Every sentient being knows what is meant by pain, but the true significance of pain eludes the most sapient. For philosophers, pain is a problem of metaphysics for clinicians a symptom to be understood and an ill to be relieved. C.F. Illingworth1
The Problem of Pain
I have recently addressed the intellectual virtues and domains of knowledge that are meaningful, if not essential, to the practice of pain medicine.2 For, if this practice is to be focally dedicated to right and good care of persons in pain, then it is imperative to 1) pursue knowledge of the mechanisms and effects of the disorder that has rendered them to be patients, and 2) recognize and acknowledge that the uniqueness of pain as sensation and experience is inextricably bound to these neural event(s). In this essay I argue that these facts establish the progressive epistemological basis for the philosophical premises that inform and sustain both the direction for ongoing research, and the anthropologic and ethical dimensions of pain medicine.
Some forty seven years ago, British scientist and novelist C.P. Snow described what he believed was a deeply entrenched, widening rift between the two cultures of modern society the sciences and the humanities.3 Yet, one of the most significant accomplishments of contemporary neuroscience has been to make ardent strides toward what biologist E.O. Wilson calls consilience a jumping together of knowledge by the linking of facts and fact-based theory across disciplines to create a common groundwork for explanation.4 Wilson speaks to the unity of purpose for both philosophy and science, and addresses how such intellectual fusion (albeit from divergent perspectives) has reconciled particular dialectics and expanded the perspectives both within and between fields. I agree with Wilson, and believe that the relation of science and the humanities is not new, novel, nor insanable. Philosophical questions have classically provided the impetus and initiative direction for much of scientific study, and reciprocally, scientific discovery has afforded information that has not simply answered, but frequently furthered philosophical inquiry. Recent advances in the ever-growing disciplines that are nested within the rubric of neuroscience (and/or perhaps neurophilosophy) reflect an intellectual inertia of an international think tank atmosphere that has allowed a broader, more comprehensive, and philosophical approach to studying the brain, mind and pain.5 So it is that we confront the question of pain with persistent urgency; as science and philosophy become ever more consilient as we continue to ponder the question of what is pain?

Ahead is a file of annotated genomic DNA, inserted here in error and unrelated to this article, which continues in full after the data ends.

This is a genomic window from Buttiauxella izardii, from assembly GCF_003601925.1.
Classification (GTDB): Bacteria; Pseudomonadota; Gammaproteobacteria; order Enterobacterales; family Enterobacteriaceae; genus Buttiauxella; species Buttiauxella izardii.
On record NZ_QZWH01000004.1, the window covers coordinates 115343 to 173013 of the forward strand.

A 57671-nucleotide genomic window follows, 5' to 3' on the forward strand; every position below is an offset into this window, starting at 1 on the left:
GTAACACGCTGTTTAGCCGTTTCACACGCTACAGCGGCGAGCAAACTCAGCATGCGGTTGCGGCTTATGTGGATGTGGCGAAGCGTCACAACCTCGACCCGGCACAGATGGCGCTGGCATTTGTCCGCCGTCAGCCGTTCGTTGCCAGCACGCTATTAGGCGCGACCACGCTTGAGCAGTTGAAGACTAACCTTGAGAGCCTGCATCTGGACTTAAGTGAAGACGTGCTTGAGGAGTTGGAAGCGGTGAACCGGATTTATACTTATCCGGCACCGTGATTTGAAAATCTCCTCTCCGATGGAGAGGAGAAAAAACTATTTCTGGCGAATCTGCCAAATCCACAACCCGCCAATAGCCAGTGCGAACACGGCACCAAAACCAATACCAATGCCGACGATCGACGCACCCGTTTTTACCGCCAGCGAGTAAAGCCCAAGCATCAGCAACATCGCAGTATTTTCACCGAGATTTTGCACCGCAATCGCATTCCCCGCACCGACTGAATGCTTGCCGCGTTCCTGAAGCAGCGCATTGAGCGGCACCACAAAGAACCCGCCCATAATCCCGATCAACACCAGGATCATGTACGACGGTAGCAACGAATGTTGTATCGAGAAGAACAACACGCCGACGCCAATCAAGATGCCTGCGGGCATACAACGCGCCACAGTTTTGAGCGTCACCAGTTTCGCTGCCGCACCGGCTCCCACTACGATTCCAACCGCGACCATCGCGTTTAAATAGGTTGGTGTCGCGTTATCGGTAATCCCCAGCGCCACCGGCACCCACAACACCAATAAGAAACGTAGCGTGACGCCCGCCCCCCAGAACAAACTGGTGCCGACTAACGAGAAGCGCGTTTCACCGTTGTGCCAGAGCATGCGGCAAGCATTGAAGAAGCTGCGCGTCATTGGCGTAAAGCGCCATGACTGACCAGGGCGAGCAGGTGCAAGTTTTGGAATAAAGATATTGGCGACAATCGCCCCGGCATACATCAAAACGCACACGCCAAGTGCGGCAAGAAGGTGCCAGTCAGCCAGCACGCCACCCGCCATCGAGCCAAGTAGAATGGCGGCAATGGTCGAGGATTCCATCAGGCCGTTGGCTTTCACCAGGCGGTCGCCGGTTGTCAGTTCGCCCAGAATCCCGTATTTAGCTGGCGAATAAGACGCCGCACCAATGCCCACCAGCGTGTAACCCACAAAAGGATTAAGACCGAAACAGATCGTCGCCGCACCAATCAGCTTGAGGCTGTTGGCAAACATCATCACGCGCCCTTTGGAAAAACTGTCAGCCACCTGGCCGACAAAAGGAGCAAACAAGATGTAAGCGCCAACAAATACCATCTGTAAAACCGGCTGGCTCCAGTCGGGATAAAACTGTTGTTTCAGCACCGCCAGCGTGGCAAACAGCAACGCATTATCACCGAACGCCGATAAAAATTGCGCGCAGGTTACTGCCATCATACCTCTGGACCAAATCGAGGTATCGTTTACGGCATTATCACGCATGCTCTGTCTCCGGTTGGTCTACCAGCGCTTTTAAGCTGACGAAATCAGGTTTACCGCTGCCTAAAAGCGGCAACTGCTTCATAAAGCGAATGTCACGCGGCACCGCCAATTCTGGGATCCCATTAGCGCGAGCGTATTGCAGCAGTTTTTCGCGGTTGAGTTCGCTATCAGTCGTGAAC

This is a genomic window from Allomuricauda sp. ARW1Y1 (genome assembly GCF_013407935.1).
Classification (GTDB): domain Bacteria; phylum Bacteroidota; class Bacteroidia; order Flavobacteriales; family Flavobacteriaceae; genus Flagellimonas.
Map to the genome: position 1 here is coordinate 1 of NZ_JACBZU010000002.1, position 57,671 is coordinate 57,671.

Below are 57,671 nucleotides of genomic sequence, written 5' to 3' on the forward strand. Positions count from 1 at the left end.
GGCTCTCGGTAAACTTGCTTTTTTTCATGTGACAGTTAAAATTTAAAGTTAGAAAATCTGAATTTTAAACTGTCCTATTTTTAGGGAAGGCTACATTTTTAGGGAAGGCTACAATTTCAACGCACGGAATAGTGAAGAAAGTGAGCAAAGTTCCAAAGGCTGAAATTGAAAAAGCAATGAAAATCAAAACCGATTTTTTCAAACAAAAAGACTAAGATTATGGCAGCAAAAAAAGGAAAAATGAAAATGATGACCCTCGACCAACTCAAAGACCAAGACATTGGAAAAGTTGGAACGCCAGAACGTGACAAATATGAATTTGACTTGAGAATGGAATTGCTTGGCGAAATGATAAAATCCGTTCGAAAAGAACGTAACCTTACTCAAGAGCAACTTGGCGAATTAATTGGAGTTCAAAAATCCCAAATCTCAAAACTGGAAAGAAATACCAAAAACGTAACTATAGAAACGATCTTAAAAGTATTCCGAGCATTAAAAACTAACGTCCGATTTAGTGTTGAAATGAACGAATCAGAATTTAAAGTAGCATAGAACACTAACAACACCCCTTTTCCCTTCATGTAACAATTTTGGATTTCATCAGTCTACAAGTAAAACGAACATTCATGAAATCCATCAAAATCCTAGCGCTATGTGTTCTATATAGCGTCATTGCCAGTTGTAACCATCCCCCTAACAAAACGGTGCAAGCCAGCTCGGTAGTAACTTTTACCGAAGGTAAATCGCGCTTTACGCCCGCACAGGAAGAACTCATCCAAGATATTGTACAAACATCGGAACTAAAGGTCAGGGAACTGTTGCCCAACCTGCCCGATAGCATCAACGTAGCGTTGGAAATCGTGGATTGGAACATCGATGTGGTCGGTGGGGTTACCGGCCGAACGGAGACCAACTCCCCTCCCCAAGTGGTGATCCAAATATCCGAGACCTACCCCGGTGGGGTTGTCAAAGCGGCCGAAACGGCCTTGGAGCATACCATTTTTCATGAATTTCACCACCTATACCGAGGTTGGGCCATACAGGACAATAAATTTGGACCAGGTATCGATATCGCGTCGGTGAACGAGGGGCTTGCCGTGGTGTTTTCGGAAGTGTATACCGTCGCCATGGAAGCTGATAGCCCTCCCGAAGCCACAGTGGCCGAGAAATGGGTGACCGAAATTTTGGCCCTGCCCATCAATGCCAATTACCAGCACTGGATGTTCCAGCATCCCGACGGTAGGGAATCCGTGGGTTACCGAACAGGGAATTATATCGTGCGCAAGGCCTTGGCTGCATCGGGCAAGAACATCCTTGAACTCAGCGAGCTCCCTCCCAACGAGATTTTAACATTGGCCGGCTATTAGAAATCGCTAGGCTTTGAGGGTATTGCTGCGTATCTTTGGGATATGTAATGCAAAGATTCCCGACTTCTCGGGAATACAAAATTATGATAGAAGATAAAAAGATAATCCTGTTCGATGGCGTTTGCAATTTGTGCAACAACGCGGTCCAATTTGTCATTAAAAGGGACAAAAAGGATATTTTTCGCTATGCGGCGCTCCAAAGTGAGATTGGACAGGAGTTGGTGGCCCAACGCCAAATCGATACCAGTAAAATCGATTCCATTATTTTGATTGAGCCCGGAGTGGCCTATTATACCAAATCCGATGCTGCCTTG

The apparent simplicity of this question veils the fact that there is not a singular answer, for pain is inveterately complicated. It is a physiological event, subtended by distinct systems in the peripheral and central nervous systems in response to insult, injury or as an independent, distinct pathology. At the same time, it is a psychological event, evoked by the co-activation of neural systems that subserve cognition, emotion and behaviors. This neuropsychological foundation instills pain as an event of phenomenal conscious processes, reflecting alteration of the perceived internal dimensionality of the lived-body that is construed as the self. Attempts at explaining the neural event of pain cannot ignore the experiential dimension(s), and any description of the phenomenal embodiment of pain must account for the role of brain-mind in consciousness.
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